SMITH: We Don’t Need Enabling Legislation Supporting Camp Nicholls Soldiers’ Home Anymore

Editor’s Note: A guest post by William J. Smith, and the fourth in a series of posts detailing unnecessary and obsolete items of legislation to be found in the Louisiana Revised Statutes which could use repeal.

Before I start the article, I want to acknowledge the website for the research into the history of the Camp Nicholls Soldiers’ Home that I am using in the rest of the article.

Louisiana citizens are supportive of the military and go out of their way to provide for veterans. We celebrate and honor the service of our active military and veterans. The State of Louisiana provides for the needs of some of our veterans in five Veterans’ Homes throughout the state in Bossier City, Monroe, Jackson, Reserve, and Jennings.

This support and love is not a new tradition, as the State of Louisiana passed legislation after the end of the Civil War to establish a veterans’ home in New Orleans for housing returning veterans. This would become Camp Nicholls Soldiers’ Home which housed veterans from 1884 to 1940.

Louisiana Revised Statutes 29:511 to 29:516 established the “Soldiers’ Home of the State of Louisiana”, also known as Camp Nicholls Soldiers’ Home. These statutes initially limited admission in the soldiers’ home to Confederate veterans (and their widows) who had lived in Louisiana for five years and were either disabled in service or infirm due to sickness or old age. Camp Nicholls Soldiers Home eventually housed some World War I veterans after many of the Confederate veterans passed away.

The Camp Nicholls Soldiers’ Home was first opened in 1884 thanks in part to the fundraising efforts of former (and eventually future) governor Francis T. Nicholls. Throughout the years, Camp Nicholls Soldiers’ Home served as a veterans’ home for Confederate veterans and later veterans of World War I, and housed United States Army units including the First Louisiana Infantry, the Washington Artillery, and the First Separate Troop Cavalry as they were preparing for deployment to Europe in WWI.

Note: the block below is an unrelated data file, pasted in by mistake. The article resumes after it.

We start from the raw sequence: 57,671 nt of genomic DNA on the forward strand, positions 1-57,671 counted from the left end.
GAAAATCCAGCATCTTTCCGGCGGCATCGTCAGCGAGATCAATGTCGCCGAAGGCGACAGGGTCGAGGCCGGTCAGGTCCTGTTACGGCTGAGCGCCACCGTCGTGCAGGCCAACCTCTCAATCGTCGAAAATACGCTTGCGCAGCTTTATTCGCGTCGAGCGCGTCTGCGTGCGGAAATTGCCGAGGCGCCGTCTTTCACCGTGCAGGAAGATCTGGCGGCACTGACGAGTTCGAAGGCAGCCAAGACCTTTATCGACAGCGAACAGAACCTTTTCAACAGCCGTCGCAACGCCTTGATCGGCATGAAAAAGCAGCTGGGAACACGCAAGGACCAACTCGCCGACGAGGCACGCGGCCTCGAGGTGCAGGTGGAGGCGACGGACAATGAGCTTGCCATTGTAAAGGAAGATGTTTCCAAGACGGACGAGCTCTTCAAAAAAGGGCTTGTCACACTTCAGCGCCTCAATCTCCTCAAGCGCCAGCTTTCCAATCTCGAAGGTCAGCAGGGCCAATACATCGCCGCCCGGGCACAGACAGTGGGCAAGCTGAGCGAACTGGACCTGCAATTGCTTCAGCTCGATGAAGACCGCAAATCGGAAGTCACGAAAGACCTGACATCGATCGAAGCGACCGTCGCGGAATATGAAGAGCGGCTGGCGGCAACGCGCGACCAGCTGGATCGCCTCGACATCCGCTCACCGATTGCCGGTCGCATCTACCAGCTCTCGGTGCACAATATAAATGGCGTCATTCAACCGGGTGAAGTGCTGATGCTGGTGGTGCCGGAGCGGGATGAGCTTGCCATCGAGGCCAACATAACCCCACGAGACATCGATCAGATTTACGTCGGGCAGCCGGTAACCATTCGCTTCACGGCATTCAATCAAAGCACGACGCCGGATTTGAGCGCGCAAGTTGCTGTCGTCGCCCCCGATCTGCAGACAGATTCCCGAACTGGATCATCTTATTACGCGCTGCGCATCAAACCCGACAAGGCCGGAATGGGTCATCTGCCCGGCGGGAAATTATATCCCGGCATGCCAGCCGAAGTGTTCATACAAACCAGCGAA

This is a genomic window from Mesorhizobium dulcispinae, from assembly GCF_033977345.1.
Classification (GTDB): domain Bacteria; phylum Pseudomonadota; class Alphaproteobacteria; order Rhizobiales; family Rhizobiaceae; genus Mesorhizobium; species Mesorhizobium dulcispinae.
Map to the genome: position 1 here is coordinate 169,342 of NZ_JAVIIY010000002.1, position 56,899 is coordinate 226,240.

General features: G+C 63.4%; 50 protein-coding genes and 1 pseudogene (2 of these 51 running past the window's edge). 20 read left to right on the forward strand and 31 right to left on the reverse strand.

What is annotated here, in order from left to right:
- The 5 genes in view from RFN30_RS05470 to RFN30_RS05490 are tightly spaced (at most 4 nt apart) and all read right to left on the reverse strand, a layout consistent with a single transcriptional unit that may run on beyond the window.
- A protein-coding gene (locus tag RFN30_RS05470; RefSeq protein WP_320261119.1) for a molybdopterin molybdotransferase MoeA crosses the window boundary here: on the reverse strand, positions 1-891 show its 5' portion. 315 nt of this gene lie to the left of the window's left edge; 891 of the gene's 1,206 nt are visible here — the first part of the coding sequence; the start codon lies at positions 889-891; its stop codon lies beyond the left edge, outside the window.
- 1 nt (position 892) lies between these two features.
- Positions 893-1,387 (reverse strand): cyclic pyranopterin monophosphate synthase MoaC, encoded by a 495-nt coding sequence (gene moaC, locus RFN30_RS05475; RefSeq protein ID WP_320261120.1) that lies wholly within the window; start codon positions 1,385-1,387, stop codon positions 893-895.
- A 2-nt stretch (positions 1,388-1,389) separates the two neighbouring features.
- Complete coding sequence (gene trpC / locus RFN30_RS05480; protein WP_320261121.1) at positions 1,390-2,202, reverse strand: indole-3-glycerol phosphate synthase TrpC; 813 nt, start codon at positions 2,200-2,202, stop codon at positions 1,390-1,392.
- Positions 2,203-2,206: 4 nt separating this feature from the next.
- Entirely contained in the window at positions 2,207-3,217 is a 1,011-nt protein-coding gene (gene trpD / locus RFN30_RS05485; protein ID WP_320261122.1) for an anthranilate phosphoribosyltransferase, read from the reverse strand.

Camp Nicholls Soldiers’ Home closed around 1940, as there were no living Confederate veterans remaining at the facility. The facility would be used by the Louisiana National Guard as an armory and vehicle depot during World War II, and by the City of New Orleans to house their police academy and 3rd District Headquarters until the 1990’s.

The Soldiers’ Home complex was badly damaged in 2005 when Hurricane Katrina made landfall. Four years later, the complex site was razed, and the Camp Nicholls Soldiers’ Home vanished into history. Today, Deutsches Haus occupies the site of the former Camp Nicholls Soldiers Home in New Orleans.

Camp Nicholls served its purpose as a home for Confederate veterans and World War I veterans. However, a shift in the building’s purpose, the demolition of the building after Hurricane Katrina, and the use of other war veterans’ homes throughout the state have resulted in a section of the Louisiana Revised Statutes that is outdated and no longer needed.

Now that Camp Nicholls Soldiers’ Home no longer exists, it is time to repeal Louisiana Revised Statutes 29:511 to 29:516.



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